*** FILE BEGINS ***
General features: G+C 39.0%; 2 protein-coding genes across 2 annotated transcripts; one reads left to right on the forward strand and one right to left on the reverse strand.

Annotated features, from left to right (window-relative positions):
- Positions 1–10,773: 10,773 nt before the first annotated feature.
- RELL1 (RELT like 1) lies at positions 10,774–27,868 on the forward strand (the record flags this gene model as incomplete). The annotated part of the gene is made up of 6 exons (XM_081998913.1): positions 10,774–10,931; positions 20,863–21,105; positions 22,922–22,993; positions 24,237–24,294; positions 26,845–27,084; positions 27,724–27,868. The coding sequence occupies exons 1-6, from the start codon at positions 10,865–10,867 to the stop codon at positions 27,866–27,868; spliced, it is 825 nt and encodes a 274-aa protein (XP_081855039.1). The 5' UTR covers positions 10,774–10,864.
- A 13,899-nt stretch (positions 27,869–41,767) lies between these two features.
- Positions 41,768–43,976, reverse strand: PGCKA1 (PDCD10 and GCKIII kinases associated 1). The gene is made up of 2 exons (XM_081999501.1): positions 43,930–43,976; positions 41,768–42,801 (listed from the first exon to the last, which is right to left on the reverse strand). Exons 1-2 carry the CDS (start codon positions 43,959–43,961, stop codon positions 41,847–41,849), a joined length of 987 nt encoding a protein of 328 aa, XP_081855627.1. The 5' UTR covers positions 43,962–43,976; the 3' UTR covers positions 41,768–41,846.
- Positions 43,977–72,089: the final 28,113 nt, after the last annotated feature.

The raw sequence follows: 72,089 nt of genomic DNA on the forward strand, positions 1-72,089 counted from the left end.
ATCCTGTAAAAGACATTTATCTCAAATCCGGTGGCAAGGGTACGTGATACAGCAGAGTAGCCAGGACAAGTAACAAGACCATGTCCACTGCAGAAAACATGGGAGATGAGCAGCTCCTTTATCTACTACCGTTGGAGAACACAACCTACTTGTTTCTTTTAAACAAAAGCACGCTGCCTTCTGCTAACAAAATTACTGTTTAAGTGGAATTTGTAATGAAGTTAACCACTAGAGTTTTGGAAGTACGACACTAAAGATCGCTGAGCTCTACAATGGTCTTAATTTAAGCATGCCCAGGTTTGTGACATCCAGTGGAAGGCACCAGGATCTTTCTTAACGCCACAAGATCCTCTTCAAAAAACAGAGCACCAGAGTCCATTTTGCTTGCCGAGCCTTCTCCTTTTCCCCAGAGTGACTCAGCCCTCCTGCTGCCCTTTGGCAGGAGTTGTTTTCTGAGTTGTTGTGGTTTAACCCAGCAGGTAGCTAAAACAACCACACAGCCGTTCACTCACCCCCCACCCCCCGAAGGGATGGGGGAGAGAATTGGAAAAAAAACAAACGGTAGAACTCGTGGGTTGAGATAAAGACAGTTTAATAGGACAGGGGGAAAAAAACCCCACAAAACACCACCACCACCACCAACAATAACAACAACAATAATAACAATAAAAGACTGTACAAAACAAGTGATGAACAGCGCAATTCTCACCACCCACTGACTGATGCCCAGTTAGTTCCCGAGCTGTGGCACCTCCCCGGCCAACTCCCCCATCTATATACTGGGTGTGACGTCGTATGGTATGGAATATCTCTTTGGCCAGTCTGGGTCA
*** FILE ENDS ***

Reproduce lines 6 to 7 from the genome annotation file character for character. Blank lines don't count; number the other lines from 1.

- Positions 41,768–43,976, reverse strand: PGCKA1 (PDCD10 and GCKIII kinases associated 1). The gene is made up of 2 exons (XM_081999501.1): positions 43,930–43,976; positions 41,768–42,801 (listed from the first exon to the last, which is right to left on the reverse strand). Exons 1-2 carry the CDS (start codon positions 43,959–43,961, stop codon positions 41,847–41,849), a joined length of 987 nt encoding a protein of 328 aa, XP_081855627.1. The 5' UTR covers positions 43,962–43,976; the 3' UTR covers positions 41,768–41,846.
- Positions 43,977–72,089: the final 28,113 nt, after the last annotated feature.